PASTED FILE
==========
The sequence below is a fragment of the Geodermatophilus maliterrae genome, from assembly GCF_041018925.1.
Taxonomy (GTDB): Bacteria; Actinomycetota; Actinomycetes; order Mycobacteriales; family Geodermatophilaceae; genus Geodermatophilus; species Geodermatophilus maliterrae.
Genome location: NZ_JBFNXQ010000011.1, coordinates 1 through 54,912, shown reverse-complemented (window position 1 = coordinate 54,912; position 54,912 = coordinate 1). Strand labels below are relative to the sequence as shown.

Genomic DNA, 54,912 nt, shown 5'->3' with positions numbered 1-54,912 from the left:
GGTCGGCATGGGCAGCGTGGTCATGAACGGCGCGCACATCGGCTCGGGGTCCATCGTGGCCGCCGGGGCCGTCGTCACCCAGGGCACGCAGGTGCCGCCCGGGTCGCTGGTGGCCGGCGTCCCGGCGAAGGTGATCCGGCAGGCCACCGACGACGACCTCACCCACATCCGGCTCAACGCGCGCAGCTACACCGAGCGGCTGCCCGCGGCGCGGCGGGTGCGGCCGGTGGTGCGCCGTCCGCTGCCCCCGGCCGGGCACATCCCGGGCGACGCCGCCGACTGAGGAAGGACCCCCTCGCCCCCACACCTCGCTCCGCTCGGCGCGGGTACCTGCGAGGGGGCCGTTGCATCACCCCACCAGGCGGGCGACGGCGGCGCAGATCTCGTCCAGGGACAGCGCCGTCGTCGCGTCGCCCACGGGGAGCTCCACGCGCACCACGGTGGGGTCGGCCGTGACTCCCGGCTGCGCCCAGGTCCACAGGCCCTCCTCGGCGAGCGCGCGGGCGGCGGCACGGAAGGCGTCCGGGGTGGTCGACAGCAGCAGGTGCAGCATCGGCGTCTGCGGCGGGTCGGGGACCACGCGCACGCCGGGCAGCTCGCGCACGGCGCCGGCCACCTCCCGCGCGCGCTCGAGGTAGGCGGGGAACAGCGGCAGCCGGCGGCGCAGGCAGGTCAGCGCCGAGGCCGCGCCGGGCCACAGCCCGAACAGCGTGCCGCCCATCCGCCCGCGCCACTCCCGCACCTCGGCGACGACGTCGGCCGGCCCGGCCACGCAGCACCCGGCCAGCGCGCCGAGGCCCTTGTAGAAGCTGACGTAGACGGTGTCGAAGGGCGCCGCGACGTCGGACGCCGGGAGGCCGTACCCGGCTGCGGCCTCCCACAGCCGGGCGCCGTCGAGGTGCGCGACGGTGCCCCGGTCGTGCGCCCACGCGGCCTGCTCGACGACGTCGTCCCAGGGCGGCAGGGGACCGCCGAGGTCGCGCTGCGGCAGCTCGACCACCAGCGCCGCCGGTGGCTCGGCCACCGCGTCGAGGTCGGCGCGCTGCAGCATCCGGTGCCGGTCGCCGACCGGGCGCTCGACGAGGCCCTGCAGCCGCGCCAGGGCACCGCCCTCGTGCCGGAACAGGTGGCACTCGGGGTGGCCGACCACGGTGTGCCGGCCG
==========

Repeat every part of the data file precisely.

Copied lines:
The sequence below is a fragment of the Geodermatophilus maliterrae genome, from assembly GCF_041018925.1.
Taxonomy (GTDB): Bacteria; Actinomycetota; Actinomycetes; order Mycobacteriales; family Geodermatophilaceae; genus Geodermatophilus; species Geodermatophilus maliterrae.
Genome location: NZ_JBFNXQ010000011.1, coordinates 1 through 54,912, shown reverse-complemented (window position 1 = coordinate 54,912; position 54,912 = coordinate 1). Strand labels below are relative to the sequence as shown.

Genomic DNA, 54,912 nt, shown 5'->3' with positions numbered 1-54,912 from the left:
GGTCGGCATGGGCAGCGTGGTCATGAACGGCGCGCACATCGGCTCGGGGTCCATCGTGGCCGCCGGGGCCGTCGTCACCCAGGGCACGCAGGTGCCGCCCGGGTCGCTGGTGGCCGGCGTCCCGGCGAAGGTGATCCGGCAGGCCACCGACGACGACCTCACCCACATCCGGCTCAACGCGCGCAGCTACACCGAGCGGCTGCCCGCGGCGCGGCGGGTGCGGCCGGTGGTGCGCCGTCCGCTGCCCCCGGCCGGGCACATCCCGGGCGACGCCGCCGACTGAGGAAGGACCCCCTCGCCCCCACACCTCGCTCCGCTCGGCGCGGGTACCTGCGAGGGGGCCGTTGCATCACCCCACCAGGCGGGCGACGGCGGCGCAGATCTCGTCCAGGGACAGCGCCGTCGTCGCGTCGCCCACGGGGAGCTCCACGCGCACCACGGTGGGGTCGGCCGTGACTCCCGGCTGCGCCCAGGTCCACAGGCCCTCCTCGGCGAGCGCGCGGGCGGCGGCACGGAAGGCGTCCGGGGTGGTCGACAGCAGCAGGTGCAGCATCGGCGTCTGCGGCGGGTCGGGGACCACGCGCACGCCGGGCAGCTCGCGCACGGCGCCGGCCACCTCCCGCGCGCGCTCGAGGTAGGCGGGGAACAGCGGCAGCCGGCGGCGCAGGCAGGTCAGCGCCGAGGCCGCGCCGGGCCACAGCCCGAACAGCGTGCCGCCCATCCGCCCGCGCCACTCCCGCACCTCGGCGACGACGTCGGCCGGCCCGGCCACGCAGCACCCGGCCAGCGCGCCGAGGCCCTTGTAGAAGCTGACGTAGACGGTGTCGAAGGGCGCCGCGACGTCGGACGCCGGGAGGCCGTACCCGGCTGCGGCCTCCCACAGCCGGGCGCCGTCGAGGTGCGCGACGGTGCCCCGGTCGTGCGCCCACGCGGCCTGCTCGACGACGTCGTCCCAGGGCGGCAGGGGACCGCCGAGGTCGCGCTGCGGCAGCTCGACCACCAGCGCCGCCGGTGGCTCGGCCACCGCGTCGAGGTCGGCGCGCTGCAGCATCCGGTGCCGGTCGCCGACCGGGCGCTCGACGAGGCCCTGCAGCCGCGCCAGGGCACCGCCCTCGTGCCGGAACAGGTGGCACTCGGGGTGGCCGACCACGGTGTGCCGGCCG